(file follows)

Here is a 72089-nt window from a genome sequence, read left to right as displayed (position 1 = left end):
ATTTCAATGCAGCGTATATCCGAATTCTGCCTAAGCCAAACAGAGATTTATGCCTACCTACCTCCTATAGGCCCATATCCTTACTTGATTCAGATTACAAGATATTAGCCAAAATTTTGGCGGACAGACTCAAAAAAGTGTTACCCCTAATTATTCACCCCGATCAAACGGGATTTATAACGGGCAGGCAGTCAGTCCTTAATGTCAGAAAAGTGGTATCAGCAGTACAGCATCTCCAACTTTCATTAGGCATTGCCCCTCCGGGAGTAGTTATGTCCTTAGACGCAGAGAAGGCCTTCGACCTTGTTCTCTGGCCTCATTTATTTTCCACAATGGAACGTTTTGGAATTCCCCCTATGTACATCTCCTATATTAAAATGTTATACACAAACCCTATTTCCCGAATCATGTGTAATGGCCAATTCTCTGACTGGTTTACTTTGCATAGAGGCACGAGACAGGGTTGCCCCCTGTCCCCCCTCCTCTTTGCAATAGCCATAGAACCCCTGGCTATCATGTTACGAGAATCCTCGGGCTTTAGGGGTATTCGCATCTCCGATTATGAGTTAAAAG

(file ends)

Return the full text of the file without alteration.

Here is a 72089-nt window from a genome sequence, read left to right as displayed (position 1 = left end):
ATTTCAATGCAGCGTATATCCGAATTCTGCCTAAGCCAAACAGAGATTTATGCCTACCTACCTCCTATAGGCCCATATCCTTACTTGATTCAGATTACAAGATATTAGCCAAAATTTTGGCGGACAGACTCAAAAAAGTGTTACCCCTAATTATTCACCCCGATCAAACGGGATTTATAACGGGCAGGCAGTCAGTCCTTAATGTCAGAAAAGTGGTATCAGCAGTACAGCATCTCCAACTTTCATTAGGCATTGCCCCTCCGGGAGTAGTTATGTCCTTAGACGCAGAGAAGGCCTTCGACCTTGTTCTCTGGCCTCATTTATTTTCCACAATGGAACGTTTTGGAATTCCCCCTATGTACATCTCCTATATTAAAATGTTATACACAAACCCTATTTCCCGAATCATGTGTAATGGCCAATTCTCTGACTGGTTTACTTTGCATAGAGGCACGAGACAGGGTTGCCCCCTGTCCCCCCTCCTCTTTGCAATAGCCATAGAACCCCTGGCTATCATGTTACGAGAATCCTCGGGCTTTAGGGGTATTCGCATCTCCGATTATGAGTTAAAAG